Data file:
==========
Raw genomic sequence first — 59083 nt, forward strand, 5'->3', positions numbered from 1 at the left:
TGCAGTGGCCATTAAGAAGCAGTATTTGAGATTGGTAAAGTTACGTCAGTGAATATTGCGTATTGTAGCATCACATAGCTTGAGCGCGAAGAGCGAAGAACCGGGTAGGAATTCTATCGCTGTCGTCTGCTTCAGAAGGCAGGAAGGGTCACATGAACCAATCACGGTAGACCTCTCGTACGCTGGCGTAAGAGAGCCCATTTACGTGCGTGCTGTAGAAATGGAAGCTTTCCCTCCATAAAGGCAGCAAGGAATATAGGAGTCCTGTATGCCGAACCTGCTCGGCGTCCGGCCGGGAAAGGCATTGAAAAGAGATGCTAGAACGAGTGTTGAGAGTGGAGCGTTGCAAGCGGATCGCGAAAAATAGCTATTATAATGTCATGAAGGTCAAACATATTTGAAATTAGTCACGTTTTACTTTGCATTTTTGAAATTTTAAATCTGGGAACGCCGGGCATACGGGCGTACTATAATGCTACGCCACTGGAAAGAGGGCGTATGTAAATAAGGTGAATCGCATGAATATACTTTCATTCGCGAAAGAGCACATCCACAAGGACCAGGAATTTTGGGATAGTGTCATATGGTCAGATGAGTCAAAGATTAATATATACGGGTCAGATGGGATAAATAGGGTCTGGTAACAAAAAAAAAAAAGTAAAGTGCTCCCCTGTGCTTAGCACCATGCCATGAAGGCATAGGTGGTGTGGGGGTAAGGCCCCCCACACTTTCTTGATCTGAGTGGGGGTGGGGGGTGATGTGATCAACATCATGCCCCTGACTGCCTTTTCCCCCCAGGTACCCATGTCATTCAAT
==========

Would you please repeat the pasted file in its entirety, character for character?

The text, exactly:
Raw genomic sequence first — 59083 nt, forward strand, 5'->3', positions numbered from 1 at the left:
TGCAGTGGCCATTAAGAAGCAGTATTTGAGATTGGTAAAGTTACGTCAGTGAATATTGCGTATTGTAGCATCACATAGCTTGAGCGCGAAGAGCGAAGAACCGGGTAGGAATTCTATCGCTGTCGTCTGCTTCAGAAGGCAGGAAGGGTCACATGAACCAATCACGGTAGACCTCTCGTACGCTGGCGTAAGAGAGCCCATTTACGTGCGTGCTGTAGAAATGGAAGCTTTCCCTCCATAAAGGCAGCAAGGAATATAGGAGTCCTGTATGCCGAACCTGCTCGGCGTCCGGCCGGGAAAGGCATTGAAAAGAGATGCTAGAACGAGTGTTGAGAGTGGAGCGTTGCAAGCGGATCGCGAAAAATAGCTATTATAATGTCATGAAGGTCAAACATATTTGAAATTAGTCACGTTTTACTTTGCATTTTTGAAATTTTAAATCTGGGAACGCCGGGCATACGGGCGTACTATAATGCTACGCCACTGGAAAGAGGGCGTATGTAAATAAGGTGAATCGCATGAATATACTTTCATTCGCGAAAGAGCACATCCACAAGGACCAGGAATTTTGGGATAGTGTCATATGGTCAGATGAGTCAAAGATTAATATATACGGGTCAGATGGGATAAATAGGGTCTGGTAACAAAAAAAAAAAAGTAAAGTGCTCCCCTGTGCTTAGCACCATGCCATGAAGGCATAGGTGGTGTGGGGGTAAGGCCCCCCACACTTTCTTGATCTGAGTGGGGGTGGGGGGTGATGTGATCAACATCATGCCCCTGACTGCCTTTTCCCCCCAGGTACCCATGTCATTCAAT